Southern Pines Town Councilman Mitch Lancaster plans to resign his seat this summer and will not seek reelection to a second term.
The decision coincides with his family’s move to a new home in the Country Club of North Carolina (CCNC) subdivision, which is in Pinehurst.
“We love being close to all the things downtown, but there is give and take to life,” Lancaster said, noting he’s been a member of CCNC for nine years and his family is looking forward to living closer to its amenities.
Lancaster announced his decision in advance of the open filing period for municipal elections that begins Friday, July 2 at 12 p.m. and runs through Friday, July 16 at 12 p.m.
In total, 37 municipal seats will be determined in November’s election, including two seats on the Southern Pines Town Council, which are currently held by Lancaster and Councilman Mike Saulnier.
Lancaster was initially elected to the Town Council in 2017, earning the second highest tally of votes behind Mayor Carol Haney. Lancaster is a local business owner who serves on the Resource Development Committee of the Boys & Girls Club of the Sandhills. He and Haney are both past presidents of the Southern Pines Rotary Club.
During his four-year term, Lancaster has proven to be a consistent supporter of economic development and business interests in the community. He also served on the West Southern Pines Task Force.
More recently, he’s become more widely known for his active stance opposing state-issued orders related to face masks.
Participating as members of the Freedom Matters NC organization, Lancaster, Pinehurst Village Councilwoman Lydia Boesch, and Michele Nix, a Carteret County resident and former vice-chair of the N.C. Republican Party, were the lead plaintiffs in a case filed with Carteret County Superior Court last month that seeks to curtain Gov. Roy Cooper’s power to issue executive orders related to the pandemic.
Cooper’s authority to issue executive orders is based on a state of emergency related to the COVID-19 pandemic. Freedom Matters contends that the state of emergency no longer exists. The lawsuit cites vaccination rates, the general availability and effectiveness of vaccinations and declining hospitalization rates. Executive Order No. 209 lists many of the same trends as justification for relaxing restrictions.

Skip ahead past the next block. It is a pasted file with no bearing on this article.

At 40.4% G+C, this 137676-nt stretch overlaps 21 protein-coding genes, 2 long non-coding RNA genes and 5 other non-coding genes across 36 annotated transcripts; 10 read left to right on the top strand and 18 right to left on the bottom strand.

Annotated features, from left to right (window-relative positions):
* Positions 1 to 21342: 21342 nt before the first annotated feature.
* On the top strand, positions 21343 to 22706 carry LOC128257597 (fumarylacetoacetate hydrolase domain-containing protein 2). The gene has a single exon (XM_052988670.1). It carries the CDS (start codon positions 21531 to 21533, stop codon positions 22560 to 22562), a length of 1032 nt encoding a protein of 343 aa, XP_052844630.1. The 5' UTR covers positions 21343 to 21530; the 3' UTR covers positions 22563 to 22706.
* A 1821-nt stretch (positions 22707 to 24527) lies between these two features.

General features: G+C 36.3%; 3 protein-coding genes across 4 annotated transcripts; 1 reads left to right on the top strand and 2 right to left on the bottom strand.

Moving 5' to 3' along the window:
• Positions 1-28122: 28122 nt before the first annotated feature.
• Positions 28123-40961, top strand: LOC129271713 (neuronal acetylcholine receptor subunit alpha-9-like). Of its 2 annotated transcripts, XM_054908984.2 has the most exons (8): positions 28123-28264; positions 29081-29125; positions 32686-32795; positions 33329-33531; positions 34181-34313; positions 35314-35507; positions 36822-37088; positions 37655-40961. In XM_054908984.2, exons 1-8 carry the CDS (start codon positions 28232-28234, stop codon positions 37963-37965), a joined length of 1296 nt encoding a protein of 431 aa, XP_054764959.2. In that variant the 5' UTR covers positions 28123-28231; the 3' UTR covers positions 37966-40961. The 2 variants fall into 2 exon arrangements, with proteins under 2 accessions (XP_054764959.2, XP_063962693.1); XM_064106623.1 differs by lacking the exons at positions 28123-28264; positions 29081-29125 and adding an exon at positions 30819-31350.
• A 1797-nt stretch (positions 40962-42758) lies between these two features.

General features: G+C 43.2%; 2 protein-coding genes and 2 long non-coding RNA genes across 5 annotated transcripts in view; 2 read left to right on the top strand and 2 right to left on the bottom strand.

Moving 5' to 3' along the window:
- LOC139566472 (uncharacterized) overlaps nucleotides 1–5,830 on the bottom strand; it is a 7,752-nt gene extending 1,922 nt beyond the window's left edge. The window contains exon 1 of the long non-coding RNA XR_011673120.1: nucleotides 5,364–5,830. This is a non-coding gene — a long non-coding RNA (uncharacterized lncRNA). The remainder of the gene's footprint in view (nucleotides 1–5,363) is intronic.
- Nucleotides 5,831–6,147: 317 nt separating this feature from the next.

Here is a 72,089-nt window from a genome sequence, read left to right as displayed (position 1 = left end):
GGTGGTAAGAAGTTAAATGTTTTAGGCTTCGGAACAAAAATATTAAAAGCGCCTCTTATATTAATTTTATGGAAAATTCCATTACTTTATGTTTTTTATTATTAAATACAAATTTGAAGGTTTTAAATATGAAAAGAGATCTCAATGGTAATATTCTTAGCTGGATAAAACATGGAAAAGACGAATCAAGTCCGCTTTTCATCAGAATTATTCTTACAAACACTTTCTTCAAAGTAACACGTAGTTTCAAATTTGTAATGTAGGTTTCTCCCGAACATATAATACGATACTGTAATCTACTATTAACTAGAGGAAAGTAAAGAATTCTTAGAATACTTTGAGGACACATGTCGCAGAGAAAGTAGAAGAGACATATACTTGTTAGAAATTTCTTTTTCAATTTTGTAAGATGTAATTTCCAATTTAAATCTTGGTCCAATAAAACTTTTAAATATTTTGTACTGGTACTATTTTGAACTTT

Lancaster’s anti-mask stance also created some turmoil earlier this year when he resigned from his role as chairman of the board at Episcopal Day School in Southern Pines, in part, in response to the school’s mask policy for students.
“EDS is a great school and I made fantastic relationships with my fellow board members, Jill Connett (EDS Head of School), teachers, and parents. I wish them nothing but the best.
“Being on the Council was and still is one of the treats of my life. I feel like I learned a ton and it has been wonderful except what we’ve gone through this past year,” he said. “I felt like as an elected leader in this area, that I needed to stand on my own principles and felt like if I didn’t stand up and speak out, that I would not have been able to look myself in the eye in years to come.
“I am very proud to be a part of Freedom Matters...I think history will prove and has already proven that a lot of what we espoused has been correct and accurate. A lot of what the governor and other lockdown proponents have done were completely ineffective, and we are still fighting it.”
Reflecting on his time in office, Lancaster said he is pleased with what he’s accomplished over the past four years. He credited Town Manager Reagan Parsons and Finance Director Tess Brubaker-Speis with the town’s strong fiscal performance and maintaining a flat tax rate for the last five consecutive years.
“It really doesn’t matter what the tax rate is, there is never enough money to hit everything on a wishlist. The town runs well, it’s not perfect, but it runs well.”
In 2019, a building assessment report of town-maintained properties indicated over $1 million in repairs would be required to address “immediate needs” over the next few years.
Lancaster said those types of studies and that information is critical in helping town leaders make good financially sound decisions.
“It made me very aware of all the doggone properties we have, and we have a lot. When you compare Southern Pines to like-municipalities from around the state, it makes you realize how many facilities we have. It also made me realize we are pretty well-positioned with facilities.”
In addition, he noted that the report was well-timed with the town’s overall review and decision-making on whether to develop a new Town Hall. Instead town leaders opted to finance a massive renovation and upfit of the Public Works Annex, a change that brings several related town departments under one roof.
“It would be nice if we had a Town Hall where more departments could be together, but that is just not the way it is. What we have are old, beautiful buildings that need to be kept up, and they are cool,” he said. “It was a much smaller investment to rehab the annex building and spend the money there. It was a better use of money.”
In terms of economic development, Lancaster said he enjoyed his time working with the West Southern Pines Task Force, “I’m hopeful for the future but there is only so much the town can do. Getting DFI involved, I have a ton of respect for them and what they do. They are taking in all sides and factors. It’s not just about development or just one person’s opinion. They seem to deliver on what they’ve said they would deliver.
“I am certainly a businessman and I do think I have that lens that if you think something makes sense, then do it,” he said. “I think it is important to have that voice from a business perspective on the Council. A good governing body needs diversity: and not just diversity in color, but in thought and experience.”